Around 4500 years ago the Indo-Europeans migrated from their homeland around the Black Sea to Europe and central Asia. They brought with them the first domesticated horses, the first wool sheep (which they created through selective breeding), bronze technology (including the first bronze swords), domesticated fruits (apples, cherries) and the Europe's first truly hierarchical system of society. It was a true revolution in lifestyle for Europe, one that still shapes the way we live today.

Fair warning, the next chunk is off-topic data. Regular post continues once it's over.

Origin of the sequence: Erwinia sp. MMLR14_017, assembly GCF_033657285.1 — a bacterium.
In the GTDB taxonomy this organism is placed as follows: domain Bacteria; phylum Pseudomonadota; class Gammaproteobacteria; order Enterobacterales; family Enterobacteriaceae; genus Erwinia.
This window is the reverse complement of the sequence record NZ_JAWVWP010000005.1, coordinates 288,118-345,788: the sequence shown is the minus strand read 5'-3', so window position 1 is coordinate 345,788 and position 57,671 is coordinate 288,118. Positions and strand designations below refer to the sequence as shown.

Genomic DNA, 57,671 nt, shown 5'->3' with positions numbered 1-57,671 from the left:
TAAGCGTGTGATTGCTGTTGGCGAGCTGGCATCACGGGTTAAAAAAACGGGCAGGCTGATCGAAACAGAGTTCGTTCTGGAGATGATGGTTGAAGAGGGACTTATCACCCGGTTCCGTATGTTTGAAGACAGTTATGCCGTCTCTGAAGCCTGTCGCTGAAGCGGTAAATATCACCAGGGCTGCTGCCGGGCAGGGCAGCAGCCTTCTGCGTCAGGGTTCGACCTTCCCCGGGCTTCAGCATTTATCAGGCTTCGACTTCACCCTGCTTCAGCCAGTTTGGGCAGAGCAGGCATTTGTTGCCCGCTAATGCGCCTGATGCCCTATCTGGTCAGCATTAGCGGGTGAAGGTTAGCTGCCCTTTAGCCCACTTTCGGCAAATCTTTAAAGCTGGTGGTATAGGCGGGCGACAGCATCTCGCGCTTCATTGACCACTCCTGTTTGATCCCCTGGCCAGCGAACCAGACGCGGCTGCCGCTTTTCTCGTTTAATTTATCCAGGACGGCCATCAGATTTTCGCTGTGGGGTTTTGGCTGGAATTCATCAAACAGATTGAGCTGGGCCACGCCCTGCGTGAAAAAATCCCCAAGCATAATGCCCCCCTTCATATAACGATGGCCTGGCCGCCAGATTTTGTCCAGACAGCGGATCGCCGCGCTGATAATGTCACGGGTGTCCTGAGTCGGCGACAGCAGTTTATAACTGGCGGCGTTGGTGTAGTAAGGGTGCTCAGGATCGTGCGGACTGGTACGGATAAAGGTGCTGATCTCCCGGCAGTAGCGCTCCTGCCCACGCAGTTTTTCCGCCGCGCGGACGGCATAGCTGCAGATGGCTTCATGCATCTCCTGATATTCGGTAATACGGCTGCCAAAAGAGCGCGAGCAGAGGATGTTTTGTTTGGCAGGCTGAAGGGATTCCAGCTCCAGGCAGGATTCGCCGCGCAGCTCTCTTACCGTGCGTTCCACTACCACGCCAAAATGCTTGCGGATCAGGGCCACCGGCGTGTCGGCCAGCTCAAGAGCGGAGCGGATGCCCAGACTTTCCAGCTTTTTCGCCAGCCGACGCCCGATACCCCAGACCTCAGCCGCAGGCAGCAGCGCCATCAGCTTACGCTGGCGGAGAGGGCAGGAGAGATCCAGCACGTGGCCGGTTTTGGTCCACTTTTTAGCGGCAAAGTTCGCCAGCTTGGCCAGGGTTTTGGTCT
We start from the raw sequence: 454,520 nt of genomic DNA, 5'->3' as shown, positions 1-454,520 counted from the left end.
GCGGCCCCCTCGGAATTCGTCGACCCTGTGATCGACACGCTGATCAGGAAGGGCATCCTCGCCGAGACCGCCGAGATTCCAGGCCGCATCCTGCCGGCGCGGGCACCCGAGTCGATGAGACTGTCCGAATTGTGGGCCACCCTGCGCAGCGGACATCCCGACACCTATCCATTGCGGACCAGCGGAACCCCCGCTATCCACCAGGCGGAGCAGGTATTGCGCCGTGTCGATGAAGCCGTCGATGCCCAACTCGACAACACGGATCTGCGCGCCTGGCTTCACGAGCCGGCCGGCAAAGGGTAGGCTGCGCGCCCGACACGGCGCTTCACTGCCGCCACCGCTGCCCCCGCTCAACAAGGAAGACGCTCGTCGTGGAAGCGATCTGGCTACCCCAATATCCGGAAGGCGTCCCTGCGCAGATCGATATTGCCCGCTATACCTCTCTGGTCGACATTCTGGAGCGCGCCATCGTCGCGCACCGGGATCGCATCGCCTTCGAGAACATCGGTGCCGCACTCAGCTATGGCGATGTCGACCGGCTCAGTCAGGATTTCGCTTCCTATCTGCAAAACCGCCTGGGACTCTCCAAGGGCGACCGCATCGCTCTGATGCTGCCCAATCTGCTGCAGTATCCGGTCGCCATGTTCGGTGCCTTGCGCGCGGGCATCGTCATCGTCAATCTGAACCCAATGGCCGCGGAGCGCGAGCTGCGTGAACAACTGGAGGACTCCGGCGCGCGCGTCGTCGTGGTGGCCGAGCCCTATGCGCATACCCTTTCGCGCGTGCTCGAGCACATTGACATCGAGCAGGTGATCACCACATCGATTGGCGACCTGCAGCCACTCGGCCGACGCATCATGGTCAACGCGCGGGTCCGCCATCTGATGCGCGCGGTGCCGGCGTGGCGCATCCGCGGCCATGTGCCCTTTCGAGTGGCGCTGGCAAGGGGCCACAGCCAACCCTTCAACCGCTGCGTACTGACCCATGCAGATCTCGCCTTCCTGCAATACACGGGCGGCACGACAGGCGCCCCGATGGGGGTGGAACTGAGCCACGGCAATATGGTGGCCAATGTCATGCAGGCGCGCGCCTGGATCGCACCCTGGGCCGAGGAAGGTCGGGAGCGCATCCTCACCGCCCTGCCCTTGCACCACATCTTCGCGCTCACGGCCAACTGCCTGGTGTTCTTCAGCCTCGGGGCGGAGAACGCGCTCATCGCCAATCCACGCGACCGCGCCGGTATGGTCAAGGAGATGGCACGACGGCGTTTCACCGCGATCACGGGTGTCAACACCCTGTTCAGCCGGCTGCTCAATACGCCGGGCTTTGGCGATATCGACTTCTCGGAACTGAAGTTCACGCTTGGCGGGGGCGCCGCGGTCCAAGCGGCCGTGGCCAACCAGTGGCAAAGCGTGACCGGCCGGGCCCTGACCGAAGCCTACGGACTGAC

A similar kind of migration brought just as revolutionary changes to Japanese society. It happened much later, approximately 2500 years ago, with the arrival of the Yayoi people. Just as for the Indo-Europeans the exact origin of the Yayoi people is disputed, but it is almost certain that they came from eastern China and/or Korea. The Jomon people who had occupied the Japanese archipelago until then were fishermen and hunter-gatherers, who occasionally practised some primitive form of agriculture. The Yayoi people introduced irrigated rice cultivation, bronze technology, as well as a whole package of new crops and domesticated animals, such as horses, cows and pigs. Cherries and plums were probably brought to Japan around that time too. The Yayoi were a more organised and hierarchical society than the Jomon, and their colonisation of the Kyushu, Honshu and Shikoku led to the creation of the Japanese civilisation, a de facto offshoot of the budding Chinese civilisation.